Just as in earlier cart-based ultrasound systems, the transducer on the smartphone-based system creates a focused beam. By using phasing controls, the transducer moves that beam in space while dynamically focusing it at various ranges to form a more uniform B-mode image frame. The rules of focusing, such as Huygens’ principle and others, are all managed by electronic controls within the probe housing. These acoustic parameters are beyond the scope of this article, but a white paper is available to those readers who wish for more detailed information.4 Suffice to say that all of these parameters must be well defined, designed, and controlled in order to produce a diagnostic quality image and protect the smart device.
What the ultrasound manufacturer actually sells or rents to the clinical end user is the ultrasound software and a “smart” probe. These companies do not provide the Android device. The smartphone/tablet, via the micro USB port, supplies the probe with power to operate. The downloaded ultrasound software enables patient data entry, ultrasound display, and examination storage. Control signals operate the electronics inside the probe and export the results of the ultrasound examination from the smartphone to the cloud.
Testing probes on these new mobile devices requires the same diligence necessary for probes on cart-based systems, since the intended use and expected outcome of both devices is to create a clinically efficacious image. To that end, benchmarking the clinical performance of a new device will establish a threshold against which periodic quality assurance (QA) testing can be measured. [Emphasis Added]
Although the diffusion of ultrasound technology to commercial off-the-shelf devices will continue to grow rapidly, they are still very basic modality devices with a limited feature set. The more eclectic yet important modalities such as 3D volumetric imaging, shear wave elastography, and strain gauge imaging—all requiring significant processing capacity—remain the domain of cart-based ultrasound systems, and will for the foreseeable future.
High-end, cart-based systems more frequently use complex 2D matrix array transducers for various clinical applications to view the anatomy in a volumetric manner. Although complex, these probes can (and should) be tested and performance-verified on a regular basis by the hospital HTM personnel.
The diffusion of ultrasound technology into mobile devices such as smartphones increases the availability of affordable, quality ultrasound imaging performance for point-of-care applications on a global, and often underserved, basis. Ultrasound probes, too, will continue to get smarter and less expensive as new piezo materials replace current 1-3 composite arrays.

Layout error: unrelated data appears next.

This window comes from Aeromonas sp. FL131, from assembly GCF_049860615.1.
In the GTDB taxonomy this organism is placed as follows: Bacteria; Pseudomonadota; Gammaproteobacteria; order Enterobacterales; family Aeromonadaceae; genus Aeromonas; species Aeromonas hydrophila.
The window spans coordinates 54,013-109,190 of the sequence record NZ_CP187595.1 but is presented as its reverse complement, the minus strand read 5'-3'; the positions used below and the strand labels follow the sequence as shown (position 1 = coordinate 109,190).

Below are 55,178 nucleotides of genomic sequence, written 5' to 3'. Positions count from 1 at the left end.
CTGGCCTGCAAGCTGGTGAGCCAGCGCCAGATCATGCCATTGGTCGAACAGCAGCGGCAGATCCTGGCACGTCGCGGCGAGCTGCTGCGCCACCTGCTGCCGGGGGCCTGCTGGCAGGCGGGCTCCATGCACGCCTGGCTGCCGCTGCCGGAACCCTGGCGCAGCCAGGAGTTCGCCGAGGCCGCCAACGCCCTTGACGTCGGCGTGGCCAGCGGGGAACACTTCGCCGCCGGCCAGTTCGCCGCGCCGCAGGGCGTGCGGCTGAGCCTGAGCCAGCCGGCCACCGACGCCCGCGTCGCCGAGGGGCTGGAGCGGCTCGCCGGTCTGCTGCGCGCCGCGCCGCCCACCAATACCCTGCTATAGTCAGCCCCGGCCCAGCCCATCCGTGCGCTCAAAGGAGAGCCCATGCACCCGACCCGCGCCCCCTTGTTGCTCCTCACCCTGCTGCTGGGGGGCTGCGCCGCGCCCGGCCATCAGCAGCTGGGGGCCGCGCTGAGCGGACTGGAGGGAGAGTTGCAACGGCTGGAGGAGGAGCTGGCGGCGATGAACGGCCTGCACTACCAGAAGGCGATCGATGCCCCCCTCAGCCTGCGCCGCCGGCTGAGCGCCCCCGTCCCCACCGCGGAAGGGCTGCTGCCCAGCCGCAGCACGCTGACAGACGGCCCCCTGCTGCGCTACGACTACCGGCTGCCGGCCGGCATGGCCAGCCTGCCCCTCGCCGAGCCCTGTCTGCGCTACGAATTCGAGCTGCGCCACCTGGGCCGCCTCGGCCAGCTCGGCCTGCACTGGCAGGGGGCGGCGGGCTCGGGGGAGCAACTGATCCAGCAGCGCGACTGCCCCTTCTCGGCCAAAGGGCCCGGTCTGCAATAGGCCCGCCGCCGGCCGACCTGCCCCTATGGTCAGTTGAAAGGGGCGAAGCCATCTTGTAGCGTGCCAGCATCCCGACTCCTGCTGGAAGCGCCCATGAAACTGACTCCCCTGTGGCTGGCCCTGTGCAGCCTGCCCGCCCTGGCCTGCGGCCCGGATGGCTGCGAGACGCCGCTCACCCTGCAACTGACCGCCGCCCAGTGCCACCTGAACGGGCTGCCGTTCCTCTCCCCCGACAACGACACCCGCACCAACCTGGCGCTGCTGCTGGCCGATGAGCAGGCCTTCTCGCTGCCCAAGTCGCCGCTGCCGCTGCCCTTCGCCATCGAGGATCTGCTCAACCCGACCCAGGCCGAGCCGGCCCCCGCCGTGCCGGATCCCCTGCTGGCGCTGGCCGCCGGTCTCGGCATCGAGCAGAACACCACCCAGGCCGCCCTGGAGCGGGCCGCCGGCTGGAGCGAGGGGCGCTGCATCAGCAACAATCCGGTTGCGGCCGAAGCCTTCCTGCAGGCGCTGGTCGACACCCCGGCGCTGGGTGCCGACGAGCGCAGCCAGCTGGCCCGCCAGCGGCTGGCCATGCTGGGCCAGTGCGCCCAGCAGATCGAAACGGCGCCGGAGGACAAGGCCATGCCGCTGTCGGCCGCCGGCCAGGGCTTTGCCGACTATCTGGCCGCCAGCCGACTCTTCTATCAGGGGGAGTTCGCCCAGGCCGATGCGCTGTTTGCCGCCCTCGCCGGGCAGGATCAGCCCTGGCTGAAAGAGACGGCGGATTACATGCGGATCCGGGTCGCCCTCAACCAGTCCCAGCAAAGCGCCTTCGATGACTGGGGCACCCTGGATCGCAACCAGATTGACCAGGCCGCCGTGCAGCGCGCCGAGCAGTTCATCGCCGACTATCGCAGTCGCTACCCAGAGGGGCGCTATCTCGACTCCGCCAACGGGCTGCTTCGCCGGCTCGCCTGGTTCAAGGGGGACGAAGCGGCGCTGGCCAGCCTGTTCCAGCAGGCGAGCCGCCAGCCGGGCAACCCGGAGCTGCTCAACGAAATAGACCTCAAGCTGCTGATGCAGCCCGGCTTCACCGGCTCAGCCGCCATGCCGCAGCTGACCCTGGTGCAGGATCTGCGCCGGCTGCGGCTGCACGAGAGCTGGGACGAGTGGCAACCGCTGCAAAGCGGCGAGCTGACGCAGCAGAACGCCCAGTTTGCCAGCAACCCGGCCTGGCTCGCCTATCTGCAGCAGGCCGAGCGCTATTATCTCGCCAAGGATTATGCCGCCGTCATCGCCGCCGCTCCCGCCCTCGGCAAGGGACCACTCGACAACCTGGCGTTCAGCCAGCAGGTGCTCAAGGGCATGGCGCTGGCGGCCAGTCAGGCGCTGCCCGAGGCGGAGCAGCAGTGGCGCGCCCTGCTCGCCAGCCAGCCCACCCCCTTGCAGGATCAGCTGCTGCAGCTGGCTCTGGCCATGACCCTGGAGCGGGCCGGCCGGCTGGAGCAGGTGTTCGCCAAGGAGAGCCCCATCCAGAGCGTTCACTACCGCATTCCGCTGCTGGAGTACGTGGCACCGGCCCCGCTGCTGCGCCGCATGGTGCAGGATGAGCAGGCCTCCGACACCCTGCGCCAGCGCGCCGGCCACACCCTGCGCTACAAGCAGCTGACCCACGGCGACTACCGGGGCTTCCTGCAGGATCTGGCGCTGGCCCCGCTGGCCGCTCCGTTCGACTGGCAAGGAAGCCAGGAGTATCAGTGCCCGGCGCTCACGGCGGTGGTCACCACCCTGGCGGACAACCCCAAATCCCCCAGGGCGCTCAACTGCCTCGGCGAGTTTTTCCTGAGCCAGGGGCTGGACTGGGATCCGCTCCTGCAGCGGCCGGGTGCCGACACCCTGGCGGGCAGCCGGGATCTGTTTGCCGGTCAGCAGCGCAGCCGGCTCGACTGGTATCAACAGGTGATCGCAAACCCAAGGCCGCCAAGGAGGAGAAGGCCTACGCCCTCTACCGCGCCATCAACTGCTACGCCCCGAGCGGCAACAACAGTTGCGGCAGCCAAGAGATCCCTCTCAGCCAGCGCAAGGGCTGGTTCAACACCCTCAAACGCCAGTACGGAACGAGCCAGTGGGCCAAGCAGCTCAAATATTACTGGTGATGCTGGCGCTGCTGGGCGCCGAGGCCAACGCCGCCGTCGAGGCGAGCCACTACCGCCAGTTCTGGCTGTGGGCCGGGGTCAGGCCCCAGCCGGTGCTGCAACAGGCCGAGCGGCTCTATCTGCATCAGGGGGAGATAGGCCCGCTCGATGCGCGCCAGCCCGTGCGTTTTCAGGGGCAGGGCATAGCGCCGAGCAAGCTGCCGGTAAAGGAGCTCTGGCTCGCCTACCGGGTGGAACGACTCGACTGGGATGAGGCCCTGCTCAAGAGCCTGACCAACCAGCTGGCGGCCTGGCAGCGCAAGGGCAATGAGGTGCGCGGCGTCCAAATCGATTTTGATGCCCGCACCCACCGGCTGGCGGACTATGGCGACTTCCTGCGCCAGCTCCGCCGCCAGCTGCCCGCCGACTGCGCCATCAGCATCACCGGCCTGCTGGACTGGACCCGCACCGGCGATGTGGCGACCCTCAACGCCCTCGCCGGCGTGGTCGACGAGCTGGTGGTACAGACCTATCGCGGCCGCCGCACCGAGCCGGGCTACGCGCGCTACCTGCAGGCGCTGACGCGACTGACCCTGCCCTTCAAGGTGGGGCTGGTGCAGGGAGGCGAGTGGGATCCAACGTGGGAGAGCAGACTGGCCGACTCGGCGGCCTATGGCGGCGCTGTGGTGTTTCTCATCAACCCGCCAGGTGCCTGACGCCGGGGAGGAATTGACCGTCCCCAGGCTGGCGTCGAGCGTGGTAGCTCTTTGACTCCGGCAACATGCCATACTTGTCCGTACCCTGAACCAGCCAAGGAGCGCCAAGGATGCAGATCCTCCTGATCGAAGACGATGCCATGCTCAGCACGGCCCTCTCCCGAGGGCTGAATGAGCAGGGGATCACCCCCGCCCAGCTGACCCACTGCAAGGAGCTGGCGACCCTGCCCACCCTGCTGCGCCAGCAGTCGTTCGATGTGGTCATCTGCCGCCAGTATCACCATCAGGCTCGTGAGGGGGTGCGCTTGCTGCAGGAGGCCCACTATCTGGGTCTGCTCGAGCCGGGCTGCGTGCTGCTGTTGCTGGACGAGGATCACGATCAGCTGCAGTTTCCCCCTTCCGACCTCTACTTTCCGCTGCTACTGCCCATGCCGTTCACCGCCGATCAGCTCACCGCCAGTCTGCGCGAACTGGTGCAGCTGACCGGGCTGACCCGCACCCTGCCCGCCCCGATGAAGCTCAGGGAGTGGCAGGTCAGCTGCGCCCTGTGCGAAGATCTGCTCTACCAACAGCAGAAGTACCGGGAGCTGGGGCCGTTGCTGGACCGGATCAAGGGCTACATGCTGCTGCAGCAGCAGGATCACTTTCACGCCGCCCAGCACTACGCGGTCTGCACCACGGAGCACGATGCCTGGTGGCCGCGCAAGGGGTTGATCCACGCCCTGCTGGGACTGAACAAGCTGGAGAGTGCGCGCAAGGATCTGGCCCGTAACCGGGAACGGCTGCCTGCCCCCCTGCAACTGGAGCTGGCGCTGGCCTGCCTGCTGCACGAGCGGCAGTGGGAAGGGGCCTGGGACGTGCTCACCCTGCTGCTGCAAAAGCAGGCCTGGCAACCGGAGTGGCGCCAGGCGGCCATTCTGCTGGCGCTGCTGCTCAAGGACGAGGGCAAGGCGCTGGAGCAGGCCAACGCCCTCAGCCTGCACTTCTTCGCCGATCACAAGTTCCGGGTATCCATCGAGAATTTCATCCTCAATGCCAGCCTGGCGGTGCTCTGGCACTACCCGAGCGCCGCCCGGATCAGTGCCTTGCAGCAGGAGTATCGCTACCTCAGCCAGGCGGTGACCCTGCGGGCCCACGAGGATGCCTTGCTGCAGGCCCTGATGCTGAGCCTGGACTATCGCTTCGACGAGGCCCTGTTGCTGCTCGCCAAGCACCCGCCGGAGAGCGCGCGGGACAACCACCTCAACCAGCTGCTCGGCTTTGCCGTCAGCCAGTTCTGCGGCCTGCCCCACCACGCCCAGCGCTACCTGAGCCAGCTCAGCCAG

As compelling as this new paradigm is, we must always keep in mind that these mobile devices are transformed into finished medical devices that must be properly maintained to ensure both the quality of clinical images and the safety of the device. By understanding the particulars of any given probe design, as well as documenting the operational quirks of the mobile device being used, we can develop and implement a rational QA and preventive maintenance program.
The shift from hardware-centric to software-centric systems means retooling not only our test device arsenal, but our thinking and equipment maintenance strategies.
Wayne Moore is CEO of Acertara Acoustic Laboratories. For more information, contact chief editor Jenny Lower at email@example.com.
1. The Effect of Dead Elements on the Accuracy of Doppler Ultrasound Measurements, Jaromir Vachutka, Ladislav Dolezal, et al. Ultrasonic Imaging 2014, Vol 36(I) 18-34, Sage Publishing.
2. High Incidence of Defective Ultrasound Transducers in Use in Routine Clinical Practice, Martensson M, Olsson, M, et al. European Journal of Echocardiography, 2009;10:389-94.
3. The Methods and Effects of Transducer Degradation on Image Quality and the Clinical Efficacy of Diagnostic Sonography, Weigang B, Moore GW, et al. Journal of Diagnostic Medical Sonography 2003; 19: 3-13
4. The Silent Revolution: Catching Up with the Contemporary Composite Transducer, Raymond Powis, PhD, FAIUM and G. Wayne Moore, B.Sc., MA, FASE, Acertara Acoustic Laboratories.
5. Mobile Medical Applications, Guidance for Industry, Center for Devices and Radiological Health, US Food and Drug Administration, Document issued on Feb 9, 2015. https://www.fda.gov/downloads/MedicalDevices/…/UCM263366.pdf
6. https://www.fda.gov/MedicalDevices/Safety/ListofRecalls/ucm435537.htm, US Food and Drug Administration.